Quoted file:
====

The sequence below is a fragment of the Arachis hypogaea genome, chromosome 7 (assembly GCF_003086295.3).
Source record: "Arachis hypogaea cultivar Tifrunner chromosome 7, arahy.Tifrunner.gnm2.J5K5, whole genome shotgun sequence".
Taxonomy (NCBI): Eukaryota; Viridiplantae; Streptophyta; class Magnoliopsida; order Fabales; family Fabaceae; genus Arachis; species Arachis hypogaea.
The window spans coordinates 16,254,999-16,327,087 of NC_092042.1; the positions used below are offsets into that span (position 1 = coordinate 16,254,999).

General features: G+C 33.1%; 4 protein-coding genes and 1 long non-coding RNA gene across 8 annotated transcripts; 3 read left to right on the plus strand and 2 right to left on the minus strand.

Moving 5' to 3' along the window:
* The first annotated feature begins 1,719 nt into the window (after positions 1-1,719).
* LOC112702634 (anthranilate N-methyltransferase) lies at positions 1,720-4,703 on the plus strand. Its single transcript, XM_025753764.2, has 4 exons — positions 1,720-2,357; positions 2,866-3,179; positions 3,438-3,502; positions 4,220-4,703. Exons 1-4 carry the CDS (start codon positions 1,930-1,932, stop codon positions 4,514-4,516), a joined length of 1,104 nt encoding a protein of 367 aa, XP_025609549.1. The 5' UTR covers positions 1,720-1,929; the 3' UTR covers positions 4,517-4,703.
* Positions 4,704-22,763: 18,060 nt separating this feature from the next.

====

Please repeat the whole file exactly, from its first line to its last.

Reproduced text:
The sequence below is a fragment of the Arachis hypogaea genome, chromosome 7 (assembly GCF_003086295.3).
Source record: "Arachis hypogaea cultivar Tifrunner chromosome 7, arahy.Tifrunner.gnm2.J5K5, whole genome shotgun sequence".
Taxonomy (NCBI): Eukaryota; Viridiplantae; Streptophyta; class Magnoliopsida; order Fabales; family Fabaceae; genus Arachis; species Arachis hypogaea.
The window spans coordinates 16,254,999-16,327,087 of NC_092042.1; the positions used below are offsets into that span (position 1 = coordinate 16,254,999).

General features: G+C 33.1%; 4 protein-coding genes and 1 long non-coding RNA gene across 8 annotated transcripts; 3 read left to right on the plus strand and 2 right to left on the minus strand.

Moving 5' to 3' along the window:
* The first annotated feature begins 1,719 nt into the window (after positions 1-1,719).
* LOC112702634 (anthranilate N-methyltransferase) lies at positions 1,720-4,703 on the plus strand. Its single transcript, XM_025753764.2, has 4 exons — positions 1,720-2,357; positions 2,866-3,179; positions 3,438-3,502; positions 4,220-4,703. Exons 1-4 carry the CDS (start codon positions 1,930-1,932, stop codon positions 4,514-4,516), a joined length of 1,104 nt encoding a protein of 367 aa, XP_025609549.1. The 5' UTR covers positions 1,720-1,929; the 3' UTR covers positions 4,517-4,703.
* Positions 4,704-22,763: 18,060 nt separating this feature from the next.